On a day when I should be happily blogging about our brand-new report on Massachusetts’ progress on solar energy, I just can’t help but rubberneck at the wreckage of the privatized security scheme at the London Olympic Games.
For those of you not following along at home, the London Olympic organizing committee decided to outsource security for the Games to G4S, one of the world’s largest private security firms. Last week, with pre-Olympic events already underway, the firm told officials that it would fall well short of providing the number of trained staff it promised in its contract. Olympic organizers have had to scramble to plug the gaps by calling in the military and enlisting local police officers.
The damages are mounting. Military members have had to cancel leave and localities give up cops who would otherwise be on patrol. G4S has seen its reputation tarnished and will lose tens of millions of dollars on the contract. And the British may still be on the hook for paying an $89 million “management fee” to G4S for a project that has been obviously mismanaged. One shudders to think of the repercussions should something go terribly wrong with security at the Games.
The London Olympic security debacle serves as a good reminder of the dangers of privatizing public services. As we cautioned in our 2011 report on high-speed rail privatization, privatization doesn’t make sense – and can be downright dangerous – when the project being privatized is “too big to fail,” there is not adequate government oversight to ensure that the terms of the contract are fulfilled, and there are not clear lines of accountability. All of these seem to be the case in the G4S debacle.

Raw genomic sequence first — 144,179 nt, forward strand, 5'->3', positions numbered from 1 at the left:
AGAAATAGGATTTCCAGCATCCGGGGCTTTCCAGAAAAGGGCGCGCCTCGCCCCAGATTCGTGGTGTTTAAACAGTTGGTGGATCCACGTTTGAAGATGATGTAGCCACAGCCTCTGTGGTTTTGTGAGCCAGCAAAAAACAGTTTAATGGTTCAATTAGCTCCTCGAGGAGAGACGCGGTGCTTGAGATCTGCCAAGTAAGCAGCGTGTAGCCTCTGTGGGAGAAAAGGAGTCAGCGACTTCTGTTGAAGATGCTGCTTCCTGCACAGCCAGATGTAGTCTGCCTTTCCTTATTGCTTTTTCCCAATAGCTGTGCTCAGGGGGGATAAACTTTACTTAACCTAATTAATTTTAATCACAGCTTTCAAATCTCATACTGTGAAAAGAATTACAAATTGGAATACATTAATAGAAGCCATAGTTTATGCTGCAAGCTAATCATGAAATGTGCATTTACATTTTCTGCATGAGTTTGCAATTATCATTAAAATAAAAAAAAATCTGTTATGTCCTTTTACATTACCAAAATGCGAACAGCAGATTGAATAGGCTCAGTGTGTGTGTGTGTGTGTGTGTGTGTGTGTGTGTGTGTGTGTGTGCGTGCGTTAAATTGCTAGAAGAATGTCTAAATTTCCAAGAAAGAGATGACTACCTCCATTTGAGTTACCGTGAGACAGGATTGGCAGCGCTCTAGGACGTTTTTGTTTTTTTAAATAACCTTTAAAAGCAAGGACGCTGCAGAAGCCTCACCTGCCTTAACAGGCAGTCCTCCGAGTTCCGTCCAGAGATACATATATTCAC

Undoubtedly, there are situations in which private firms can deliver public services more cheaply or more effectively than the public sector. But the situation in London reminds us that such private actors are not more efficient or effective as a general rule. The question of whether to contract out a particular service is one that should not be based on ideology, but on whether privatization delivers real value to the public, both in the short and long term.
Associate Director and Senior Policy Analyst, Frontier Group
Tony Dutzik is associate director and senior policy analyst with Frontier Group. His research and ideas on climate, energy and transportation policy have helped shape public policy debates across the U.S., and have earned coverage in media outlets from the New York Times to National Public Radio. A former journalist, Tony lives and works in Boston.